Bioinks for 3D Bioprinting of Skin Tissue
The bio-ink that is chosen for the printing purpose should possess the desired biomechanical properties that will aid in deposition of ink in the patterns as specified in the STL file created by CAD modeling. This is essential as bio-ink facilitates the necessary cell-ECM interactions as well as affect the cell growth and proliferation. Bio-ink should be biocompatible and must support the morphology and function of the fabricated skin tissue construct. It should be able to facilitate cell differentiation as per the functionality required of it (Varkey et al., 2018). The choice of biomaterials for bio-inks can vary from natural polymers such as alginate, gelatin, collagen, hyaluronic acid, etc. to the man-made polymers like poly(lactic-co-glycolic acid) (PLGA), Polyethylene Glycol (PEG), Polycaprolactone (PCL), etc., or it can be a hybrid blend of natural and synthetic biomaterials (Arslan-Yildiz et al., 2016). Cells can be kept together during the bioprinting process by using materials such as Pluronic F-127 as sacrificial support materials. These materials could be simply washed away in the post-processing or maturation process. Some of the properties of the bio-ink that are considered while choosing them for bioprinting are the rheological properties of the ink, it’s gelation kinetics, shape fidelity and printing resolution of the ink (Parak et al., 2019). Researchers have worked on bio-ink suspension composed of amniotic fluid-derived stem cells (AFSCs) and bone-marrow derived stem cells suspended in fibrin-collagen, crosslinked with thrombin to be printed directly on wound site. Printing of primary human keratinocytes and fibroblasts on wound in athymic nude mice was done through ink-jet printing which led to complete re-epithelialization of wound in 8 weeks. This was further verified in larger pig-wound models (Varkey et al., 2019). We have summarized some of the important biomaterials that can be used as bioink for the printing of skin along with techniques commonly employed for the printing as well as the functionality provided by them in Table 2.
TABLE 2. Comparative summary of different 3D bioprinting techniques used in skin tissue regeneration.
3D Bioprinting of Cardiac Tissue
One of the major causes of mortality in terms of worldwide diseases are Cardiovascular diseases (CVDs), especially in the developed countries. An approximate estimation of total incidences of myocardial infarction per year gives a figure of about eight million. Other disease conditions such as stenosis etc., affect heart valves (Leoni and Rello, 2017). A major problem with all these heart related conditions is the loss of irreplaceable cardiomyocytes, as these cells lack any kind of repair or auto-regeneration process. Instead, the loss of cardiomyocytes is dealt by formation of non-functional scar tissue that increases the risk of acute cardiomyopathy exponentially. Currently, these conditions are managed by bypass grafting of coronary artery, cell therapy, left ventricular assist device etc., with the final option being heart transplantation (Tchantchaleishvili et al., 2014). This brings us to the next major issue of lack of donors for transplant, and the risks associated with the transplantation process including immune rejections leading to a not so encouraging success rate. Tissue engineering serves to mitigate these problems related to repair of damaged blood vessels, heart valves, etc. (Jawad et al., 2007). Traditional methods of cardiovascular tissue engineering involve the growth, maturation and proliferation on functional biomaterial scaffold to support stem cell differentiation. The scaffold fabrication for cardiovascular tissue engineering has been attempted from decellularized tissue matrices as well as synthetic and natural hydrogels because of their biocompatibility and similarity to the native tissue matrix of the cells (Zhu and Marchant, 2011). Autologous and allogenic stem cells are the cells of choice for cardiac tissue engineering because of reduced risks due to immune rejection of grafts and their widespread availability (Bursac, 2009).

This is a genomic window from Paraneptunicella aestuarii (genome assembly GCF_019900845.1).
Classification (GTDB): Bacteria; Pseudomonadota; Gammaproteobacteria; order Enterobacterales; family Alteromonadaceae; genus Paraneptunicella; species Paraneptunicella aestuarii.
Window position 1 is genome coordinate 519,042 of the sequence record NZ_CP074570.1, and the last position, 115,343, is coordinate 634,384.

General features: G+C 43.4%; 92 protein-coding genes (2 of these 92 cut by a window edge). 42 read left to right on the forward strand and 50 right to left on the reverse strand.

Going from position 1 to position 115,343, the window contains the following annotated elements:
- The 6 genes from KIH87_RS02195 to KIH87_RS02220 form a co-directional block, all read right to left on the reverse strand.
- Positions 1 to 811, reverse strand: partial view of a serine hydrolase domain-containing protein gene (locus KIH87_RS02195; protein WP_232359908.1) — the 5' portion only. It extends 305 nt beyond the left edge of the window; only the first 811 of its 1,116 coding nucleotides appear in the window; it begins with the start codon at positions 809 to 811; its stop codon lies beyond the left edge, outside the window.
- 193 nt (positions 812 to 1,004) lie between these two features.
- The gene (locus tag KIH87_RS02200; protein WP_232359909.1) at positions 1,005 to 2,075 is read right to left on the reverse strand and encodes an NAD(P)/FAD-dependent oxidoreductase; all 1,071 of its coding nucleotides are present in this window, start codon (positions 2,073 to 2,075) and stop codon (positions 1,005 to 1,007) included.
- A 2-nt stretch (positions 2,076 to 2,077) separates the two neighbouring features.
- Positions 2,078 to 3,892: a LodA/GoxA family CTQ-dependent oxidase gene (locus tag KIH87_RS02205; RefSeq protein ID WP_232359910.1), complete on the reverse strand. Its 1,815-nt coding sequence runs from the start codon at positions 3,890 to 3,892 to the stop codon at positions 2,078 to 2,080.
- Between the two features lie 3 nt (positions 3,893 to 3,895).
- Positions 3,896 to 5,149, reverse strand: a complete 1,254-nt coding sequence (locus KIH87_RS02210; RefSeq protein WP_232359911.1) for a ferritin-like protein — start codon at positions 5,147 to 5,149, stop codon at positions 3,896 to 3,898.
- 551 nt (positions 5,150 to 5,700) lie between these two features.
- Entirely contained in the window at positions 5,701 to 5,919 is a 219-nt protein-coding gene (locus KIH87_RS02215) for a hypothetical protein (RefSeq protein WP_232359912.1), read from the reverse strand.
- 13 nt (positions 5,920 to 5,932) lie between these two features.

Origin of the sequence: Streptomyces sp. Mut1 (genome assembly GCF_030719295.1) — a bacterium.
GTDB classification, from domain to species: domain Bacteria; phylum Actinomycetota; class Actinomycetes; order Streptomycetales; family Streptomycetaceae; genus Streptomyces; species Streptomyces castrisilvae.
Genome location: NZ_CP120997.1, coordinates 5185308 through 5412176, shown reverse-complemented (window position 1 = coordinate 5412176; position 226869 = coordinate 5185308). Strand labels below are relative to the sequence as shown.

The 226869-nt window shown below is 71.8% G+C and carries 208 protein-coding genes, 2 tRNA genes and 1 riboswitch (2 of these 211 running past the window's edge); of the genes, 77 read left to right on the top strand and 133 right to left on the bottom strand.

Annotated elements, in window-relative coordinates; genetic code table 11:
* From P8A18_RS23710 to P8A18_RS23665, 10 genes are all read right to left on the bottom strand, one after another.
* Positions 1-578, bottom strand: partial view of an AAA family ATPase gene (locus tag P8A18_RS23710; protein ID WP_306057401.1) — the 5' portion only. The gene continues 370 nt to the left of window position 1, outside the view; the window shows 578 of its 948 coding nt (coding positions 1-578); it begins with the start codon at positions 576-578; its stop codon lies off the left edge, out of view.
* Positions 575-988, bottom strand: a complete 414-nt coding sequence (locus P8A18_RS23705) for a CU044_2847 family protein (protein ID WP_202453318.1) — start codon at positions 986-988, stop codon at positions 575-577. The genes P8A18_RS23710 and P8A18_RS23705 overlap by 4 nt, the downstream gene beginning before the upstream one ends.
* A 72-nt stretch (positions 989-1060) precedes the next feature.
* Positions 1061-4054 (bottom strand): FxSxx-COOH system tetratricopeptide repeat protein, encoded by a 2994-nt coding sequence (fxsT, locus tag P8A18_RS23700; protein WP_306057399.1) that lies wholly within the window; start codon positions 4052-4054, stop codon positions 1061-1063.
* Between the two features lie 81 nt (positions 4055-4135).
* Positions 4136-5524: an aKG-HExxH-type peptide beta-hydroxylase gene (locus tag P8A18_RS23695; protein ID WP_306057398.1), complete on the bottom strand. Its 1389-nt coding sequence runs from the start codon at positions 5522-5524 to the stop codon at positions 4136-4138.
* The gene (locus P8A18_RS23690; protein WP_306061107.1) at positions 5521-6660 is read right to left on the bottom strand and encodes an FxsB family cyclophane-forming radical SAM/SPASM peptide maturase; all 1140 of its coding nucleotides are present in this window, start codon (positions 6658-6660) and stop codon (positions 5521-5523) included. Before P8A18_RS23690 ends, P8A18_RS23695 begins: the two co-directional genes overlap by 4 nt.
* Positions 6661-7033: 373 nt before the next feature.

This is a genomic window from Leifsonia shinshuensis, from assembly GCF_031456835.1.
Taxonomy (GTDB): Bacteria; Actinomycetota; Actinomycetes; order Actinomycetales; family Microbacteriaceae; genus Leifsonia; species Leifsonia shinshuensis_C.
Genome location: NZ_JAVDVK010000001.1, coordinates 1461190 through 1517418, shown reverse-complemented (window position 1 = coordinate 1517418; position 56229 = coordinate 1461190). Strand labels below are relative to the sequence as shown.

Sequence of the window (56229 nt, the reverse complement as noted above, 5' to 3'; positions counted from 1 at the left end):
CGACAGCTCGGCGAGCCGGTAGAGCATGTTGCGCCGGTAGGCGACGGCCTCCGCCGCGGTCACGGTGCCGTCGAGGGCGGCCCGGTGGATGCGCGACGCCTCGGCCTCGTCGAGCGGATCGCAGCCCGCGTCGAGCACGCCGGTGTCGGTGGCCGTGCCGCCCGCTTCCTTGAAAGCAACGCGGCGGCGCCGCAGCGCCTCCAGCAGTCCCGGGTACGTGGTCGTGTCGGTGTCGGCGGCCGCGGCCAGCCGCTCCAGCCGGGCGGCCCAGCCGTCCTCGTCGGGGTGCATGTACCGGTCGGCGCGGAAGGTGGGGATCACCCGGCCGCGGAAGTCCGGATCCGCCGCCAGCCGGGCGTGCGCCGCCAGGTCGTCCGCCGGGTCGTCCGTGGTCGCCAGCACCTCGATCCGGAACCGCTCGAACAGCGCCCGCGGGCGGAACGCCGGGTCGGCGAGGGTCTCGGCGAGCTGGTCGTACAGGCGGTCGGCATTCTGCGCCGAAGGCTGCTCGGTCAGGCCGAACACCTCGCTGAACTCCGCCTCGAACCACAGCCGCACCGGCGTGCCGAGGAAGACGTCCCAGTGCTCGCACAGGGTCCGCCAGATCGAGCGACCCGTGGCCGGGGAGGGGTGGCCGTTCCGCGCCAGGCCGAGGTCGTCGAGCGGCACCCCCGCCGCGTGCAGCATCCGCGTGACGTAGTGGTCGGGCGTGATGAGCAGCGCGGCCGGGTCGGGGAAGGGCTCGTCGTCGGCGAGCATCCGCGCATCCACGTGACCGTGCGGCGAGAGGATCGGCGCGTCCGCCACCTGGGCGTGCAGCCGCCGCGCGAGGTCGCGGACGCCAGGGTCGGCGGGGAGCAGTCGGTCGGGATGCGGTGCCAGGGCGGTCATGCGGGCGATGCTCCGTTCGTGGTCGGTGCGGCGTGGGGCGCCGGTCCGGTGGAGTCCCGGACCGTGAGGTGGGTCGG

Formation of a functional cardiac construct is a challenging endeavor because of the complexity of cardiac tissue which requires the integration of cells from multiple stem cell sources such as cardiomyocytes, fibroblasts, and endothelial cells. The difficulty also arises in attaining the auto-rhythmic nature of myocardium (Vunjak-Novakovic et al., 2010). 3D bioprinting can be useful in overcoming these challenges. It is capable of building a functional cardiac construct in a layer-by-layer approach. Multiple efforts have been made for restoration of functional myocardium via 3D printing in biomaterials such as scaffolds or tissues-on a-chip.
Steps Involved in 3D Bioprinting of Cardiac Tissue